On the first day of class I like to ask my students what their greatest fear about the class is. Often these answers focus around anxiety in drawing ability, shyness, inability to share, or the feeling that you might suck. Today, however, a student looked up and said, " I am only scared that my teacher (that would be me) will not be as passionate about art as I am. This is a bold statement to make. I am not sure how most artists would take that attack. Do you laugh it off? Do you question its truth? These students have so much more youth and energy. Clearly they might have a bit more gusto, a bit more juice in the tank? How arrogant a statement. Was it anything but passion for art that put me in the position of faculty to begin with? I am not offended, but I am completely intrigued with what this student brings in and it calls to light something I haven't thought about in ages. In order to be successful in the arts, I believe that you have to think that you are right. There is no one who can tell you otherwise. If they do your work fails. Pretty simple. It doesn't really attest if you are actually right, but I think you need to be so confident in yourself that you think critics are ignoramuses rather than that your work is ill founded or poorly executed.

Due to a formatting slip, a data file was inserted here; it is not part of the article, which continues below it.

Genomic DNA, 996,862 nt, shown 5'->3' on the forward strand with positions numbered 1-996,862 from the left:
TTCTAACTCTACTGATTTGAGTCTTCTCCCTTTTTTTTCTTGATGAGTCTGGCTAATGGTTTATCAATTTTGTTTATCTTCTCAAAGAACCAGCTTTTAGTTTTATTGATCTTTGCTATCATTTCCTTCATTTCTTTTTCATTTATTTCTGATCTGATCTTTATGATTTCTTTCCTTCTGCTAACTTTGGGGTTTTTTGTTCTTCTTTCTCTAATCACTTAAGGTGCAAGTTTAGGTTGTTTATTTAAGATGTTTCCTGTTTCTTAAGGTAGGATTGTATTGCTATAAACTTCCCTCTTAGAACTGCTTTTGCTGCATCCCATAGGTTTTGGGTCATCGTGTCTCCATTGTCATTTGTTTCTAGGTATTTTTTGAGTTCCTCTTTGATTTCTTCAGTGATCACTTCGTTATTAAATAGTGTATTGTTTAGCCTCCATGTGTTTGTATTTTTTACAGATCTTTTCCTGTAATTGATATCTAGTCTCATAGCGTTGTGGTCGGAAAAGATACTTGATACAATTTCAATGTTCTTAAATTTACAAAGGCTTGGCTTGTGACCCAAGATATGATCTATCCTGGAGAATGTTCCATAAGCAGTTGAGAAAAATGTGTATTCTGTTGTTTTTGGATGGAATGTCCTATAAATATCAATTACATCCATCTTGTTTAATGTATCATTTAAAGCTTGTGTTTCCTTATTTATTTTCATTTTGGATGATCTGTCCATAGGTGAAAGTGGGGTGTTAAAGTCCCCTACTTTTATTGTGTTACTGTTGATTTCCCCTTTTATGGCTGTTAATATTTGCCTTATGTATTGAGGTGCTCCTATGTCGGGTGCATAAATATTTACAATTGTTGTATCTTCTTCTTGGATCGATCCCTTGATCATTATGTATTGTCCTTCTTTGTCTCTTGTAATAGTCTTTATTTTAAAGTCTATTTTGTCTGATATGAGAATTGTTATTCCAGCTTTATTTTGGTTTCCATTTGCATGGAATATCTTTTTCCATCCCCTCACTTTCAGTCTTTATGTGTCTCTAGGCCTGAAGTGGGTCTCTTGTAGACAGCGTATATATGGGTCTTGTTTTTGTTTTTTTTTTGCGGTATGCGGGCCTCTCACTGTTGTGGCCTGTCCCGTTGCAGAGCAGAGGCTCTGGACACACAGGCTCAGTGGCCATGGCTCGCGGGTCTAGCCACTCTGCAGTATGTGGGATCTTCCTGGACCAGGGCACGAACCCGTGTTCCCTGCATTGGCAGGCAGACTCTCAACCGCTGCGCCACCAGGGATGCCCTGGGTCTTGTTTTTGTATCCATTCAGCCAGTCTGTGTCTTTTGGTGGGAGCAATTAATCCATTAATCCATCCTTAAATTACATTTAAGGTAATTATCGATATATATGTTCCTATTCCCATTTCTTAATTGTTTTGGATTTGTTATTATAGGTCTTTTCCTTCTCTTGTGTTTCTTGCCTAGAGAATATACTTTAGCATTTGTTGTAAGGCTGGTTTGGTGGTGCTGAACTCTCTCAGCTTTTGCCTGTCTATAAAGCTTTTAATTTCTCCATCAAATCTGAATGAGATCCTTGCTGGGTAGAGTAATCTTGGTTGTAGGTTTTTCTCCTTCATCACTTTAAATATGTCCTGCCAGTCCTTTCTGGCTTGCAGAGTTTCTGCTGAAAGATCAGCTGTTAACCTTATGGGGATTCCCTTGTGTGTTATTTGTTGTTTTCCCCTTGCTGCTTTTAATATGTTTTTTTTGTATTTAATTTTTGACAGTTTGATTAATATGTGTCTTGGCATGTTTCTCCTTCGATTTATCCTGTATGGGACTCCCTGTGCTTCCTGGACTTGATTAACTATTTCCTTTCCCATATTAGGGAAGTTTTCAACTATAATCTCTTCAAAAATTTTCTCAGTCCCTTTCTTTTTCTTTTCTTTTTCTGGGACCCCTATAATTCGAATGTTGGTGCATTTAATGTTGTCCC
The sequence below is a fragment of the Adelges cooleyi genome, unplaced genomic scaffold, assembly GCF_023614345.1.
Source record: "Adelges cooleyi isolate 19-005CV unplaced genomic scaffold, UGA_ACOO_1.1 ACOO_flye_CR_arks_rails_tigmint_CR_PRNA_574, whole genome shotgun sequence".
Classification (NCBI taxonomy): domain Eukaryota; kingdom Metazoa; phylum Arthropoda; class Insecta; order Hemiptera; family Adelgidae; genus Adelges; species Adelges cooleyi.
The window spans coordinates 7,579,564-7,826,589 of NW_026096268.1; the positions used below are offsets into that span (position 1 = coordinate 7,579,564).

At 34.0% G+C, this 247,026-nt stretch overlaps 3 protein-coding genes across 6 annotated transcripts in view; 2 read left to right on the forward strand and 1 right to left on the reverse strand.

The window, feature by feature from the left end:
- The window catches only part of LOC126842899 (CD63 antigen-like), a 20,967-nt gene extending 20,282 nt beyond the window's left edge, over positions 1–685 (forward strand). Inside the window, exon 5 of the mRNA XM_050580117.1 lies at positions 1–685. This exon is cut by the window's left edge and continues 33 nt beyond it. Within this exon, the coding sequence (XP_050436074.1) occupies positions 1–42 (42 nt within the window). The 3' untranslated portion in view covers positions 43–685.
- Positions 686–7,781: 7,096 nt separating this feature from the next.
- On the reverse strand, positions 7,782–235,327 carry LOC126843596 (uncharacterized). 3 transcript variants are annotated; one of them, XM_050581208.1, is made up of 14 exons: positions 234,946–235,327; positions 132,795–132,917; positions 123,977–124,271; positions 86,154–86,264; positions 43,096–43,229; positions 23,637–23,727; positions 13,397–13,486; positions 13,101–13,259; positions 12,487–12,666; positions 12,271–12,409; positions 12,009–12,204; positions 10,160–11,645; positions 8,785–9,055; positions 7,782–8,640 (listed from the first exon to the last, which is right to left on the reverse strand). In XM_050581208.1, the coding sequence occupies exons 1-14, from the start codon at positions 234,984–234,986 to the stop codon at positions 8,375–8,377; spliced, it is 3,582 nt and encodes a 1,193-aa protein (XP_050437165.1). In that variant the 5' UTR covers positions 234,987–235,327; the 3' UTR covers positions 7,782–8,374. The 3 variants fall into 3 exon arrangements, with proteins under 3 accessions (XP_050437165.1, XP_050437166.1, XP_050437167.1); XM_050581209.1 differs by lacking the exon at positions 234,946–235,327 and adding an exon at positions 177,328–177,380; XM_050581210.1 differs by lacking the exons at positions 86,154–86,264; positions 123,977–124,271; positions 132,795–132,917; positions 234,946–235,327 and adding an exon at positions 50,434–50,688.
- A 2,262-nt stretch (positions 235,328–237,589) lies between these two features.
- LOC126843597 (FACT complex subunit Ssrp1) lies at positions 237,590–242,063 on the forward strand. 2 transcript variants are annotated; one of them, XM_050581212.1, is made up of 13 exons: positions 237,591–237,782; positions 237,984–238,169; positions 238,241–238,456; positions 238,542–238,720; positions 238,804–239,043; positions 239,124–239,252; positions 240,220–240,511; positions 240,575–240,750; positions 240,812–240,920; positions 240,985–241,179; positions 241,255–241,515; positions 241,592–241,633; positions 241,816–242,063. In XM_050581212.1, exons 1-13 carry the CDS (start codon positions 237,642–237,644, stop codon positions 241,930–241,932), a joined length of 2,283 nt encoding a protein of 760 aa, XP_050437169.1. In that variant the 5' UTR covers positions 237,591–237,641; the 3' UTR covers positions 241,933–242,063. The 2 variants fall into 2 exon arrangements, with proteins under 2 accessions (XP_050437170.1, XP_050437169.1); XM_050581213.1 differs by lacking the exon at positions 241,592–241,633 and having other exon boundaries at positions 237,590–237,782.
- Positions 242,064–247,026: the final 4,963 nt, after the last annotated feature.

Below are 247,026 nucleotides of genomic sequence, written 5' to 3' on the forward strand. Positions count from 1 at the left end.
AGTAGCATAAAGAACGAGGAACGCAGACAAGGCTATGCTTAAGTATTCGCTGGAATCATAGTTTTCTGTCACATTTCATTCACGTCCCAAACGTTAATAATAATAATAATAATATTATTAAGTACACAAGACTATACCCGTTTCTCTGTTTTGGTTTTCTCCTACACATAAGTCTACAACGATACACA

In the meantime, thank you young lady for the reminder to remain passionate. We'll see how this plays out. Maybe you are more passionate than I am, but for the next three months I will say, that you have to deal with me believing that I am right.